The more chances a child has to answer yes or no questions, the faster they’ll learn. Think about when you can ask your toddler questions instead of assuming what they want. Even if you know they’re hungry, go ahead and ask, “Do you want to eat?” Or if you know they want their favorite blanket for naptime, go ahead and ask, “Do you want your blanket?”

Try to give your child enough time to answer, too. Wait at least 5 to 10 seconds. You can also repeat the question if needed.

When possible, it’s helpful to ask questions that you’re pretty sure you know the answer to. This way you can tell if your child is answering “correctly.” So if your child is having lots of fun playing in the bath, try asking if they want to get out. You’ll likely get a quick “No!” or a head shake!

3 Give a verbal choice of “yes” or “no”

If you try these techniques and your child still isn’t answering with a head shake or nod, try giving choices. For example, you could ask, “Do you want to go down the slide?” Then pause and say, “Slide? Yes or no?” See if this helps your child answer. 

You can also try asking one-word questions by raising the pitch in your voice, as we often do for questions. So try “Cookie? Yes or no?” or “Book? Yes or no?”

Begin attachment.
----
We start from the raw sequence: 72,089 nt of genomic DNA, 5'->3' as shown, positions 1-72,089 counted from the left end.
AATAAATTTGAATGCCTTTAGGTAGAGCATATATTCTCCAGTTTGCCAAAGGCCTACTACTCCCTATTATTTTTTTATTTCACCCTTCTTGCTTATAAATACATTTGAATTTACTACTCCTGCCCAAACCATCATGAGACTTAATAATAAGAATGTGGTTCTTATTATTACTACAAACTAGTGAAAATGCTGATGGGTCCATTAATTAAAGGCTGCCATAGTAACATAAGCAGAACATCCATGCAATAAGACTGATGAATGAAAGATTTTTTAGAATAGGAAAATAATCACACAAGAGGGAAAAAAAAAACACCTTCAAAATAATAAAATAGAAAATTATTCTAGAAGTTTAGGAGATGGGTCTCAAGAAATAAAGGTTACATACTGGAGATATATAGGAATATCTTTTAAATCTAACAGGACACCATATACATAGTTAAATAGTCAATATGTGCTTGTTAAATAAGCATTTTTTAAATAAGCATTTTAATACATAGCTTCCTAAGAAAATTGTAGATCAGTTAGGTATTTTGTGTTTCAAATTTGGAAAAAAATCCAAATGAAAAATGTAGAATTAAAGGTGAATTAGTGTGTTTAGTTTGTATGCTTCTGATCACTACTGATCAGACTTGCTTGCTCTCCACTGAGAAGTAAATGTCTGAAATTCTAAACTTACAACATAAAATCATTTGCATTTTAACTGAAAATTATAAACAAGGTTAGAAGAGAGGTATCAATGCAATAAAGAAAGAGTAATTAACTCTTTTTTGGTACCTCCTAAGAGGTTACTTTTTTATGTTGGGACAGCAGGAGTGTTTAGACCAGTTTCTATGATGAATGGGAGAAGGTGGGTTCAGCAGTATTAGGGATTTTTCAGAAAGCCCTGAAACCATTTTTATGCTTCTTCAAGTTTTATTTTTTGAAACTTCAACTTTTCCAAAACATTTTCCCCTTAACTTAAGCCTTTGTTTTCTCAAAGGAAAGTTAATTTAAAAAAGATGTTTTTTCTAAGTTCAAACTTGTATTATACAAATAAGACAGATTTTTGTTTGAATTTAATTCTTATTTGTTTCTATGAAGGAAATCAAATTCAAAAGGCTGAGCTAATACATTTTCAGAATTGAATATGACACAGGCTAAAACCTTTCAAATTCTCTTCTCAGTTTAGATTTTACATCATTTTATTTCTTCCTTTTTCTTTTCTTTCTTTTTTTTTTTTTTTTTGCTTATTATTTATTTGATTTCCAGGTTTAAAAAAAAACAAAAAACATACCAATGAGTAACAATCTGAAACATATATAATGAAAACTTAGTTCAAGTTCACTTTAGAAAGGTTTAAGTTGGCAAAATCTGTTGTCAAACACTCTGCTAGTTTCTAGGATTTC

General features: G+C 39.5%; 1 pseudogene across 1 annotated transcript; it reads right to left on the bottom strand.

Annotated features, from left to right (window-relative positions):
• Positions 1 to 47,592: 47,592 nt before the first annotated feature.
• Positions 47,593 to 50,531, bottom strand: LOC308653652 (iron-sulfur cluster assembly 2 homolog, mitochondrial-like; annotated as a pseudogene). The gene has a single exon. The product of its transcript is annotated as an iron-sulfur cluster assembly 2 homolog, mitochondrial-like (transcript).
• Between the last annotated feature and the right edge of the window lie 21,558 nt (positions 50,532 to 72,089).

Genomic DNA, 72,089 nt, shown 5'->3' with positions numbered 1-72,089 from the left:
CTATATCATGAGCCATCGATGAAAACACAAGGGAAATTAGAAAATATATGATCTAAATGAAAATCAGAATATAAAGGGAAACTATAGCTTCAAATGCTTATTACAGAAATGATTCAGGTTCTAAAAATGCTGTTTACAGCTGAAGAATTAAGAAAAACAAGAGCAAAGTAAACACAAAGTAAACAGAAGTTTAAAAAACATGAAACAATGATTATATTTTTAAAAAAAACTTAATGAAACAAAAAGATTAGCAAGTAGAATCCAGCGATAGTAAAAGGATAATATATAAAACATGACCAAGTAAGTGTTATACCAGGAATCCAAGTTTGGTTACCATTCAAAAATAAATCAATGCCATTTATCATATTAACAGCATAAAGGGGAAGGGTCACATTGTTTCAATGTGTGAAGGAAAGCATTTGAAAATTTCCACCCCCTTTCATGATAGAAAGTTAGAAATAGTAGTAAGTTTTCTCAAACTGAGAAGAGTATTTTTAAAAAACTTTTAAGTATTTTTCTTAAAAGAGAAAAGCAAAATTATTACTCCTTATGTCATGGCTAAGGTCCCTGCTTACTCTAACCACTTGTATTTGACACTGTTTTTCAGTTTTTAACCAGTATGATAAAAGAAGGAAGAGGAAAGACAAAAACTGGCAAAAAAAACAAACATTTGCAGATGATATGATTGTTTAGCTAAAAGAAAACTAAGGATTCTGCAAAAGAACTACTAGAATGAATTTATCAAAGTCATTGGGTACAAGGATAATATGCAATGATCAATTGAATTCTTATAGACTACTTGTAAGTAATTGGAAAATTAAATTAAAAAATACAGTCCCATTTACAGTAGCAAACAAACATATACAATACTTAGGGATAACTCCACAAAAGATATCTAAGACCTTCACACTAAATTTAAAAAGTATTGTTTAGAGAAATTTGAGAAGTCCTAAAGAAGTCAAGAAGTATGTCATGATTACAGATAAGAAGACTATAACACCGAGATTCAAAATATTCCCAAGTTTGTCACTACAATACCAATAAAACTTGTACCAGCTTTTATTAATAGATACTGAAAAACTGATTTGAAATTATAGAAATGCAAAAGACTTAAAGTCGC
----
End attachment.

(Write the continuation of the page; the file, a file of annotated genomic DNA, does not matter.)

What if your toddler is having a hard time answering questions?

It’s normal for this skill to take some time to develop. It may require lots of practice for your child. But if your toddler is getting close to 18 months old and is having difficulty answering questions, it’s a good idea to talk with a speech therapist. Early language and communication skills build on one another. So if a child is struggling with one area of communication development, it’s best to address it as soon as possible.

If your toddler is close to 18 months old and having difficulty with answering questions, talk with a speech therapist.

Here’s another thing to keep in mind. Unfortunately, it can take some time to schedule your first appointment for speech therapy. At many practices, waitlists are common. So it’s best to start the process as soon as you can. 

At your child’s initial speech and language evaluation, the speech therapist will assess your child’s current communications strengths and weaknesses. The ability to communicate functionally in everyday situations will be discussed. And yes or no questions are a big part of functional communication!

Once the speech therapist determines if therapy is needed, they will work with you to create personalized goals for your child. After each therapy session, the speech therapist should give you activities to practice at home. Practicing at home, during your child’s daily routines, is one of the most important parts of making progress in speech therapy.

Take our online screener

If you have any concerns about your child’s speech and language development, consider taking our self-screener, which is tailored by age. You’ll gain some insight into how your toddler is progressing. You can also speak with one of our speech therapists in a free consultation call. At Expressable, we’re here to partner with you to help your child become a clear, confident communicator.